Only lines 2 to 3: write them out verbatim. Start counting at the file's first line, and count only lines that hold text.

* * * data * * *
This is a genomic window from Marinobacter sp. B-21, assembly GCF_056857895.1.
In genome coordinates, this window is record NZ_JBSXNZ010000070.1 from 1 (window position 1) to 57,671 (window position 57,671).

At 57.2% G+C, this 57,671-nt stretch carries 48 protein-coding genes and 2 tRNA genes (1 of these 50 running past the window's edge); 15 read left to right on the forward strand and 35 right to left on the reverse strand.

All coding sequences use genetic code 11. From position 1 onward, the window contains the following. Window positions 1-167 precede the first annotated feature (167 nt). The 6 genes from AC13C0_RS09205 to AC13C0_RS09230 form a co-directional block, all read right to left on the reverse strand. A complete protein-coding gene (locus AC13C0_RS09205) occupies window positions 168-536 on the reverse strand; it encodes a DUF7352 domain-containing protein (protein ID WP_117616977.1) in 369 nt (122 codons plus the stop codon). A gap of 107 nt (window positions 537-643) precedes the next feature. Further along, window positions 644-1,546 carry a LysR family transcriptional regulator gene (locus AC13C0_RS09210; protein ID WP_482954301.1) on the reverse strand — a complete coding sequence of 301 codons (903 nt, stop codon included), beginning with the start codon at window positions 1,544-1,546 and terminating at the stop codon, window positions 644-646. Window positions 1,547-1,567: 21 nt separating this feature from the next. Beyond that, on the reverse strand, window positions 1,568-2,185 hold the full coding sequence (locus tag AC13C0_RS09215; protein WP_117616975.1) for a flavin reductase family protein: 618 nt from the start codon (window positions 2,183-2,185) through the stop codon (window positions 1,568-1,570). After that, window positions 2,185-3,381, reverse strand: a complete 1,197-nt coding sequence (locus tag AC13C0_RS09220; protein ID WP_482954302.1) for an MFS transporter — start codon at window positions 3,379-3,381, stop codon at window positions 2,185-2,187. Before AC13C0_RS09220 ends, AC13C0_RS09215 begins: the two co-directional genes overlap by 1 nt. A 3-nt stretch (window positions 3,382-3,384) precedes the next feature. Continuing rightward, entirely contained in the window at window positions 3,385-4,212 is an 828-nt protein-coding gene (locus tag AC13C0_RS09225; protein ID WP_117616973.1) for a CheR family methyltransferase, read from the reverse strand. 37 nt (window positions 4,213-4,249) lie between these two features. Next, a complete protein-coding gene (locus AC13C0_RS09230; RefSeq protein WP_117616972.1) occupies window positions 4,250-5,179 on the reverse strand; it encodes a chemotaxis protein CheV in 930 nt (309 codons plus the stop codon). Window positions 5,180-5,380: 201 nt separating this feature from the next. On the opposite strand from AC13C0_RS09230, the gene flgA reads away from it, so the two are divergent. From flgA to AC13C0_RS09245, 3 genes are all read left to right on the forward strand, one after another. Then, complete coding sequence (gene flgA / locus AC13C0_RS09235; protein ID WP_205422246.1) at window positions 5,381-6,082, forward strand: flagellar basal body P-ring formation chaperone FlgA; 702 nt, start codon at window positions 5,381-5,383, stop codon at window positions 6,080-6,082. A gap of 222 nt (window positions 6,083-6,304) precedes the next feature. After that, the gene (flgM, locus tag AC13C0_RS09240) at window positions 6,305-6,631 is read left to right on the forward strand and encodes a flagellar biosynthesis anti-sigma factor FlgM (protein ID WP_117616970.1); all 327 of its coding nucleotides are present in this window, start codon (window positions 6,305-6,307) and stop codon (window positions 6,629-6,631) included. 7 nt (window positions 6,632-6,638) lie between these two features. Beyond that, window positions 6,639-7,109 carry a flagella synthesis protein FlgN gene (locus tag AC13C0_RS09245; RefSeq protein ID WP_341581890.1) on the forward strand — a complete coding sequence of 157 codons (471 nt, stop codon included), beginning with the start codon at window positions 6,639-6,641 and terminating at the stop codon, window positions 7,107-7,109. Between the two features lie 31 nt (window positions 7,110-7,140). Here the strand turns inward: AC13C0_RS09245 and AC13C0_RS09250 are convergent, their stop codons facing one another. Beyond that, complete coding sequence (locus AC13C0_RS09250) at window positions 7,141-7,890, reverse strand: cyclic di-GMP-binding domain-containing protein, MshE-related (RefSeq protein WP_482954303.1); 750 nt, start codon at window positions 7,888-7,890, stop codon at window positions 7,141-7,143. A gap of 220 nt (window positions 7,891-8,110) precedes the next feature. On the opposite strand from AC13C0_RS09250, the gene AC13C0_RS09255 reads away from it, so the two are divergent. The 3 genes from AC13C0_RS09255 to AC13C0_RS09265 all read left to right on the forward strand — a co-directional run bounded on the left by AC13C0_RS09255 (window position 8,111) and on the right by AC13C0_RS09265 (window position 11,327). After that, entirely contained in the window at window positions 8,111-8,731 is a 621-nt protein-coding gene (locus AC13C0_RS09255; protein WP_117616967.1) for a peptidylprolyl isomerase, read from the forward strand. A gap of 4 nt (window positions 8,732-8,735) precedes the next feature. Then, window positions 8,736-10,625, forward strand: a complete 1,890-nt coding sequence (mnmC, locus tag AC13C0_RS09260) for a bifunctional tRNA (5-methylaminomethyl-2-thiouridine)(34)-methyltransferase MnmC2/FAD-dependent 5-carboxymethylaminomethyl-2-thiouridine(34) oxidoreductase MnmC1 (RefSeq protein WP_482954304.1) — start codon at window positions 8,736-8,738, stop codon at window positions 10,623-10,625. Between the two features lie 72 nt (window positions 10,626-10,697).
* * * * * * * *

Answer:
In genome coordinates, this window is record NZ_JBSXNZ010000070.1 from 1 (window position 1) to 57,671 (window position 57,671).

At 57.2% G+C, this 57,671-nt stretch carries 48 protein-coding genes and 2 tRNA genes (1 of these 50 running past the window's edge); 15 read left to right on the forward strand and 35 right to left on the reverse strand.